Nibbles of Rust

Subslice Patterns and @-bindings

Here’s a fun thing you can do:

struct Data<'a> {
    header: [u8; 4],
    body: &'a [u8]

fn destructure(input: &[u8]) -> Data<'_> {
    match input {
        [0x04, 0x07, a, b, c, d, body @ ..] => Data {
            header: [*a, *b, *c, *d], body,
        [a, b, _, _, _, _, ..] => panic!("invalid magic number"),
        [0x04, 0x07, ..] => panic!("insufficient packet length"),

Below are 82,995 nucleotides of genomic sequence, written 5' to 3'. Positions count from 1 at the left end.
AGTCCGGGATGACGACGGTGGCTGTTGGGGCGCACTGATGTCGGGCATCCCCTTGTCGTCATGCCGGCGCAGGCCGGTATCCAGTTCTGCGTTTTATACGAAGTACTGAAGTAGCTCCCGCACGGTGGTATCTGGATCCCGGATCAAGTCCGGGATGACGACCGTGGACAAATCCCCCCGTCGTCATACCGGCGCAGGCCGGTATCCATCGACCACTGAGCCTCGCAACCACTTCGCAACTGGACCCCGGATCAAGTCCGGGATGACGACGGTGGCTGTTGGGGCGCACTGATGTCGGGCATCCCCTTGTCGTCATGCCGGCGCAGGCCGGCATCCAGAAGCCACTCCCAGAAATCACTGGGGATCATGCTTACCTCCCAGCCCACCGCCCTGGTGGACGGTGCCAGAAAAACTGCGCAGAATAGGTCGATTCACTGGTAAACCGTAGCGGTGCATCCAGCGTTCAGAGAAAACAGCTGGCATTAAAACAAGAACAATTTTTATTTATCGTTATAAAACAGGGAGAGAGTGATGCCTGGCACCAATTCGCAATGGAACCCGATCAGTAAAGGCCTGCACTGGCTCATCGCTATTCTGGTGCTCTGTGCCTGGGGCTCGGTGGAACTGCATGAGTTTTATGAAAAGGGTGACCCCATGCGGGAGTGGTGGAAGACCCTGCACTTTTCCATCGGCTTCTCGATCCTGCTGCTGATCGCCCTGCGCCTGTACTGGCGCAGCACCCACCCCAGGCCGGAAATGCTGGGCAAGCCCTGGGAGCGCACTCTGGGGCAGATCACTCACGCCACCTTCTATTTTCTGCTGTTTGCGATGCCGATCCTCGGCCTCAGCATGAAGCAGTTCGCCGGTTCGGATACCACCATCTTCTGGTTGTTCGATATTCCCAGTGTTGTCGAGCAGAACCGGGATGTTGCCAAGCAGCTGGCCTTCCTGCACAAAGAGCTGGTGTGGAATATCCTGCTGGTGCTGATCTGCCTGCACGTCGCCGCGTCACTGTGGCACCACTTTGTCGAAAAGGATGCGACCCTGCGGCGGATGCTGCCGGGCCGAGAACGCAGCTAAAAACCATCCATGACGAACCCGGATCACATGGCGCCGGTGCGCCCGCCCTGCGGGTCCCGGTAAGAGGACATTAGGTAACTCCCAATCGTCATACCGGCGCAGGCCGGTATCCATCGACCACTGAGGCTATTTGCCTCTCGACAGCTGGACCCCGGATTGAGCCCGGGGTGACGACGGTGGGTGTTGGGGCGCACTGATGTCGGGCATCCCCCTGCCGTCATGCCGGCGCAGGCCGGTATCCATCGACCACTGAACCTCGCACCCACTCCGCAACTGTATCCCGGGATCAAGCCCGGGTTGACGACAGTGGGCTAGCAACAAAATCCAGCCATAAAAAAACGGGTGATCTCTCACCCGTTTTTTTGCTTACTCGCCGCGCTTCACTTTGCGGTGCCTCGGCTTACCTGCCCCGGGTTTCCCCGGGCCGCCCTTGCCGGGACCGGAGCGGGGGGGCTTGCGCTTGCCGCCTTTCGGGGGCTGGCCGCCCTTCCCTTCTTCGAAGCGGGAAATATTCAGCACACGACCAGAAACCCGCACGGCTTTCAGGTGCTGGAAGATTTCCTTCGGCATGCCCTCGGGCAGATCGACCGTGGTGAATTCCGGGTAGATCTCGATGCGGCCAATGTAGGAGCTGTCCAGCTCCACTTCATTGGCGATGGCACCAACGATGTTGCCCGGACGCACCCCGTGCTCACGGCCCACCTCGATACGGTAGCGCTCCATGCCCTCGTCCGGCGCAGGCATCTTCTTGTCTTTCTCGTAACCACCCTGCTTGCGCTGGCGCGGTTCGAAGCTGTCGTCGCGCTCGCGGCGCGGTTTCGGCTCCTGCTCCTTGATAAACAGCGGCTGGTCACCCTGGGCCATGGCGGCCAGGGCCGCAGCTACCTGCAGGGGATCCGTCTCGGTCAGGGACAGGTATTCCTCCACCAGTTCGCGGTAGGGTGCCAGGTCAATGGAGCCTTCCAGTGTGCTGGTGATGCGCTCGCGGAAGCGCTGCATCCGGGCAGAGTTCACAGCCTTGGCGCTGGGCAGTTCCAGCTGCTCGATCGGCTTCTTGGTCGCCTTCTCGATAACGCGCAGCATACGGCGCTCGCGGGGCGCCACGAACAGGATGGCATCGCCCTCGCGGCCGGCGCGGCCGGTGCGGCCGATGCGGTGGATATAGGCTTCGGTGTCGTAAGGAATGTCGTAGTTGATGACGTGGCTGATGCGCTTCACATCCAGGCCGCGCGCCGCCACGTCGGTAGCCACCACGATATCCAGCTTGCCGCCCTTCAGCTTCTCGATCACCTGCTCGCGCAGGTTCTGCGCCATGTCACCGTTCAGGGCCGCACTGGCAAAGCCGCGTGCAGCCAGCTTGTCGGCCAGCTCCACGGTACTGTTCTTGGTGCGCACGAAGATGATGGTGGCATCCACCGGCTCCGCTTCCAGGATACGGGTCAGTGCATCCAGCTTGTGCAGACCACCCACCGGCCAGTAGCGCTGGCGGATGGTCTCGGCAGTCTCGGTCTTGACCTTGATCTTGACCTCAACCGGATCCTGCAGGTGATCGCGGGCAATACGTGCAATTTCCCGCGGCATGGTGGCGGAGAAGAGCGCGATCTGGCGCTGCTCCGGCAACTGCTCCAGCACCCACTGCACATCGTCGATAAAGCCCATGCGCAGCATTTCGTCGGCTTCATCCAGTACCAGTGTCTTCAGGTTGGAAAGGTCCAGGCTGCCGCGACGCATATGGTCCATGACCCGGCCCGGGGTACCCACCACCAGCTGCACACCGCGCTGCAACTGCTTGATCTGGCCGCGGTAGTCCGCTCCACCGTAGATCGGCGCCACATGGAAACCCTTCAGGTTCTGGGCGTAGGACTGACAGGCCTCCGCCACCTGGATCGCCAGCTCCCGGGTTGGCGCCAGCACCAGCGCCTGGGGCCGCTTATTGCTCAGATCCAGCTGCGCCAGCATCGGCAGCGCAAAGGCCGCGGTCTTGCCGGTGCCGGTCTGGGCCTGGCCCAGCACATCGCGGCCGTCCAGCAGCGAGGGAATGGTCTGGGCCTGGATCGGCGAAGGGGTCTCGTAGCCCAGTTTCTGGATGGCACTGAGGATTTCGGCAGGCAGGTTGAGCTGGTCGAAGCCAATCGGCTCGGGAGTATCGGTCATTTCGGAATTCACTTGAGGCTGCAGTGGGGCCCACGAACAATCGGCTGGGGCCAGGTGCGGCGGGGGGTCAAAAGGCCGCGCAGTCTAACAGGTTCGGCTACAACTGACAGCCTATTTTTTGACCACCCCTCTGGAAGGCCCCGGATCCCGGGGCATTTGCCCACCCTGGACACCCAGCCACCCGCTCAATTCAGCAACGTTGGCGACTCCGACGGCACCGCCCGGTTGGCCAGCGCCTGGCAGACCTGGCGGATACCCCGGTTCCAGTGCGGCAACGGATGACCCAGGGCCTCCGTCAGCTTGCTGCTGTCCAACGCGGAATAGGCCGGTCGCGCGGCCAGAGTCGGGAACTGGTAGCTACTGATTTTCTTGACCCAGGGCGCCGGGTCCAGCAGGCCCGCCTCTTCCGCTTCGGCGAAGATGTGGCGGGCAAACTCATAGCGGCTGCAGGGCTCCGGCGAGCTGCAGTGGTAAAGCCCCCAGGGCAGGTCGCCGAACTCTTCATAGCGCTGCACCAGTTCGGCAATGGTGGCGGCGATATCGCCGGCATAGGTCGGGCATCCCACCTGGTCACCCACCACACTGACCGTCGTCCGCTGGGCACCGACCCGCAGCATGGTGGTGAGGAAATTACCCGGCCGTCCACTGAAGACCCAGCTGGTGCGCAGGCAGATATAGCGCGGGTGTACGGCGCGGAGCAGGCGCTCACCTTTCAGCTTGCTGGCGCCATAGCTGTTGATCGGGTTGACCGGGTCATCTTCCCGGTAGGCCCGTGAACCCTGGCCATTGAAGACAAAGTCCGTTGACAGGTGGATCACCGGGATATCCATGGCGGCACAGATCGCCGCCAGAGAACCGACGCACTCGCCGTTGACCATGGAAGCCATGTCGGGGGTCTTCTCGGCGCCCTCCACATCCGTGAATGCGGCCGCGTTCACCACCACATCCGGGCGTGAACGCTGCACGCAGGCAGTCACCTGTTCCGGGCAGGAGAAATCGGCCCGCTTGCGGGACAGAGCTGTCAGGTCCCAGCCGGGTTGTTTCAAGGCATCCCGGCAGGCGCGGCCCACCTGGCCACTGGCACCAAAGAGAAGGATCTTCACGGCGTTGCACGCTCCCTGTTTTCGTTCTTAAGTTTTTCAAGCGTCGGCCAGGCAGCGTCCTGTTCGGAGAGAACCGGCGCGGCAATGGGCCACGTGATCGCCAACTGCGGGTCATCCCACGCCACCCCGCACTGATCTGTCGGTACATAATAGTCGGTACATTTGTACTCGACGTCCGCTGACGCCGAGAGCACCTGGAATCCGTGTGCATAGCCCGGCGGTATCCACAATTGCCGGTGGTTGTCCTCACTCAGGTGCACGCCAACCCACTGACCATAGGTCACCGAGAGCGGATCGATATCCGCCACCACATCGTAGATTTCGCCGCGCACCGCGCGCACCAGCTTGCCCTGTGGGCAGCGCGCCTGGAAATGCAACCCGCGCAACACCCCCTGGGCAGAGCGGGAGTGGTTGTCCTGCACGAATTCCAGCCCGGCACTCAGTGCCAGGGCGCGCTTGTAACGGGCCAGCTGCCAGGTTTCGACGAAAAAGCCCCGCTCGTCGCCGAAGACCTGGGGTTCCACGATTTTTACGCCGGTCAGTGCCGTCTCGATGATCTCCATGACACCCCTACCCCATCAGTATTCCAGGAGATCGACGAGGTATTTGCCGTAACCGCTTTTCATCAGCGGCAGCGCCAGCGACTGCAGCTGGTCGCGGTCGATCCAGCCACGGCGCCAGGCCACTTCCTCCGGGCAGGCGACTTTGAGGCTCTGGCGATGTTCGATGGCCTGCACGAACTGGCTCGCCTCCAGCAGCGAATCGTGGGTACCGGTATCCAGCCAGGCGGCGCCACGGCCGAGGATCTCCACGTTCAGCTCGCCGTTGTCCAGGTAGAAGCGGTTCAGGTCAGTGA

[_a, _b, ..] => panic!("invalid magic number, and insufficient packet length"),
        [..] => panic!("insufficient packet length"),

The things of note here are that you can use .. to stand in for a sequence of elements inside a slice (a “subslice pattern”), and that you can write name @ <some pattern> to bind the thing which was matched by a pattern to a name.

Subslice patterns were stabilized in Rust 1.42 and, together with @-bindings (colloquially known as “at-bindings”) make match expressions very useful for parsing.

Writing Group

I was motivated to write this post by a writing group we formed in the RPLCS Discord. Other posts by our group are listed here: